If you’re looking to target different muscles with your pull ups, you’ll want to try out different grips. There are a few different types of pull up grips that you can use, and each one will work a different set of muscles.

In this article, we’ll discuss the three most popular types of pull up grips and what muscles they work. We’ll also give you some tips on how to choose the best grip for you!

Different Pull Up Grips

There are a few different types of pull up grips that you can use, and each one will work a different set of muscles. If you’re wondering what muscles do pull ups work, you’ll find the info below for the different pull up grips.

Below is a table listing the most popular different pull up grips and the muscles they work.

Pull Up GripMuscles Targeted
Classic pull upsLats, biceps
Chin upsBiceps, lats
Hammer grip pull upsRear deltoid, upper back, biceps
Narrow grip pull upsBiceps, upper back
Mixed grip pull upsBiceps, lats
Muscle upsLats, biceps, triceps, chest (pecs)

1. Classic Pull Up Position

Different Pull Up Grips ImageThe first type of pull up grip is the pronated grip. This is the most common grip that people use when they do pull ups.

To do the classic pull up, place your hands shoulder or wider width apart and grip the bar with your wrists facing away from you.

The pronated grip works the muscles in your back, specifically the latissimus dorsi (lats). This is the muscle that gives you that “V-shape” look. As with any pulling motion, your biceps are also involved in a more minor way too.

If you’re looking to build up your lats, then the pronated grip is the way to go. However, if you’re looking to target other muscles, you’ll want to try a different grip.

2. Classic Chin Up Position

Chin upThe second type of pull up grip is the supinated grip, or the chin up. This is also a very common grip, and it works the biceps muscles. You perform a chin up by placing your hands roughly shoulder width apart and have your wrists pointed towards you.

If you’re looking to build up your biceps, then the supinated grip is the way to go. Like the pronated grip, the supinated grip also works the latissimus dorsi (lats). However, it puts more emphasis on the biceps than the traditional pull up grip does.

If you’re looking to build up your biceps and your lats, then the supinated grip is a good choice.

3. Hammer Grip Pull Up

Hammer grip pull upThe third type of pull up grip is the hammer grip. The hammer grip is similar to the chin up, but the grip is wider apart and your wrists should be facing each other. It’s not as common as the more classical grips, but it’s a great grip for targeting the muscles in your rear shoulders. The hammer grip is a great pull up variant for targetting the rear deltoid muscles more so than other pull up grips.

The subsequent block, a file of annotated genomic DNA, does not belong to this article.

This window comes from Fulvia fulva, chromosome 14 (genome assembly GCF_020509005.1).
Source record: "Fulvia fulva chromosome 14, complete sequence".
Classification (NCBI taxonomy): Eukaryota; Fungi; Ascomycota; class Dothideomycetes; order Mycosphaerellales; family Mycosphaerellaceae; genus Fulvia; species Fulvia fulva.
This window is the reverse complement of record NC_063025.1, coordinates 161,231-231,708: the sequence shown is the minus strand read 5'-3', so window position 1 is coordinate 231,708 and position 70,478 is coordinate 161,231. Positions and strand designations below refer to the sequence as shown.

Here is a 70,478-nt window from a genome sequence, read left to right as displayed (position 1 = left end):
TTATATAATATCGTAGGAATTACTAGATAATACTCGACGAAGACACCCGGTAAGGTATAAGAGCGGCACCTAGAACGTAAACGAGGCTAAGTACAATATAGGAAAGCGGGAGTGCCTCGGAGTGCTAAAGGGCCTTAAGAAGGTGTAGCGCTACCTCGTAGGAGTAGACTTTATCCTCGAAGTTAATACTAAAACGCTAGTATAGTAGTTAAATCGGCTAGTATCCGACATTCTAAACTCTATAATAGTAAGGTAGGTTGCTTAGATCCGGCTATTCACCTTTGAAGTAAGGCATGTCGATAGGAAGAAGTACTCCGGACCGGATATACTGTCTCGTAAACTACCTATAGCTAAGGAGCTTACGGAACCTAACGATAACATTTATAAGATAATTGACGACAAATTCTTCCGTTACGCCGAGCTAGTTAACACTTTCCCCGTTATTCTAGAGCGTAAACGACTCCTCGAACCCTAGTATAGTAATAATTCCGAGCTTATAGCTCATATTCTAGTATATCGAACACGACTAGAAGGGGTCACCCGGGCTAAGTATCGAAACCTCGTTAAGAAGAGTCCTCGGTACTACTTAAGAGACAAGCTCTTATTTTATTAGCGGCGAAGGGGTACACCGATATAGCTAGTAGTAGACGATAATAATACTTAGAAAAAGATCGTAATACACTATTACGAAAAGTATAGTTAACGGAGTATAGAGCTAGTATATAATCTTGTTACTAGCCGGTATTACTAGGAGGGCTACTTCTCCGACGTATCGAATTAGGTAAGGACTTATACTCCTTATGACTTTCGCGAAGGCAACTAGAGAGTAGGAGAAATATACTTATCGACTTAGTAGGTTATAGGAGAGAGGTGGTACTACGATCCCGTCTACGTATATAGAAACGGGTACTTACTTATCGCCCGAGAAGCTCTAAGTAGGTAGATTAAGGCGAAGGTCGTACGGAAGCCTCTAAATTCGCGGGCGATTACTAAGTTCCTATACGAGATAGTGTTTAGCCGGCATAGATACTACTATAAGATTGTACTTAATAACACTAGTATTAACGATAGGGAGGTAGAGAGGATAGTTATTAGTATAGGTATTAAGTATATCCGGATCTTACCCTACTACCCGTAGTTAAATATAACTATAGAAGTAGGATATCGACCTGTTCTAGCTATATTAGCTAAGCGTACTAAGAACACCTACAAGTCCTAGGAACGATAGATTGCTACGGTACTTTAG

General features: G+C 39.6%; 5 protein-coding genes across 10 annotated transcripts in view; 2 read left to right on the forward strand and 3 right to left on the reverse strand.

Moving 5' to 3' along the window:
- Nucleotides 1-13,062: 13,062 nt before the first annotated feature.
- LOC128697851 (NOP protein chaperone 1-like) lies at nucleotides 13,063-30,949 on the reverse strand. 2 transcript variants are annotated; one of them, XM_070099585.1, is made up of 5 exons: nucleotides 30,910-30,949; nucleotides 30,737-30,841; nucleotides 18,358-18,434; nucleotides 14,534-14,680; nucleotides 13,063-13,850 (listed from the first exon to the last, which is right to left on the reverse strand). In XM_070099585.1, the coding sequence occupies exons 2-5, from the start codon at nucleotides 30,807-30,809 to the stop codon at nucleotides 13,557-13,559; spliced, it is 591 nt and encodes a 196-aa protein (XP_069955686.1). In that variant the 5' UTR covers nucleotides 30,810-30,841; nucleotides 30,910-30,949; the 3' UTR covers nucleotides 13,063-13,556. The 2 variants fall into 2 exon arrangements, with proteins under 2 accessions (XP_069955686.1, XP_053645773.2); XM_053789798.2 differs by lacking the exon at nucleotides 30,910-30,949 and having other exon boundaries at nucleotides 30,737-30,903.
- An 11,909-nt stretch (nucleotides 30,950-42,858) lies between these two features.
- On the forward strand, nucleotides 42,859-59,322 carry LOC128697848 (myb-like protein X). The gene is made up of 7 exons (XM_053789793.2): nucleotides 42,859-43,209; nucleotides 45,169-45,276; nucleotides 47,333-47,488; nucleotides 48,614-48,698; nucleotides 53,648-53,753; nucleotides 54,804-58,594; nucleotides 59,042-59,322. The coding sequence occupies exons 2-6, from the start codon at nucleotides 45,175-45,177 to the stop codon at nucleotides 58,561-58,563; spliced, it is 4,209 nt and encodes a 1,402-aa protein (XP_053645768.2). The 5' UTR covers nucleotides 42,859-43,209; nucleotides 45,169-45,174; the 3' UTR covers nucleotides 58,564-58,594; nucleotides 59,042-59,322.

If you’re looking to build up your shoulders, then the hammer grip is the way to go. However, if you’re looking to target other muscles, you may want to try a different grip.

4. Narrow Grip Pull Ups

Narrow grip pull up positionThe fourth type of pull up grip is the narrow grip. The narrow grip is a slightly more advanced exercise and you can do it pronated or supinated.

The narrow grip will put even greater stress on the biceps and upper back compared to the more classic pull up and chin up grips.

5. Mixed Grip Pull ups

The fifth type of pull up grip is the mixed grip. The mixed grip is a combination of the pronated and supinated grips. It’s a great grip for targeting the muscles in your back and your biceps.

If you’re looking to change things up and build up your lats and your biceps, then the mixed grip is a good choice.

6. Muscle Ups

Muscle up imageNot really a pull up specifically, but we thought we’d include it anyway, the muscle up. Muscle ups are a combination of a pull up and the push up part of a dip, pushing yourself above the bar. It’s a great exercise for building up your general upper body strength, but the exercise is far more difficult than pull ups as you incorporate upper body strength movement into the exercise as well.

If you’re looking to build up your upper body strength, then muscle ups are a great choice. However, if you don’t think you’re up to the task of lifting yourself up and above the bar, sticking to pull ups is fine!

Tips for Choosing the Best Grip for You

Now that you know about the different types of pull up grips, how do you choose the best one for you? Here are a few tips:

  • If you’re looking to build up your lats, then the pronated grip is a good choice.
  • If you’re looking to build up your biceps, then the supinated grip is a good choice.
  • If you’re looking to build up your rear shoulders, then the hammer grip is a good choice.
  • If you’re looking to build up your upper body and back at the same time, then muscle ups are a great choice.

Summary

In summary, there are a few different pull up grips that you can try. Each grip will target different muscles, so it’s important to choose the right grip for your goals. We hope you enjoyed this article on the subject of the different pull up grips and what they work!

About the Author: Jason Chapman

28150ae3b4abd469e930735c5cf02852?s=72&d=mm&r=g
Jason Chapman has a degree in Exercise Science and is a personal trainer with 10+ years of experience in fitness and strength coaching. Jason spends his time with BodyCapable researching the latest strength training trends and writing science-backed, informative content. Jason likes to spend his spare time hiking, traveling, and of course training!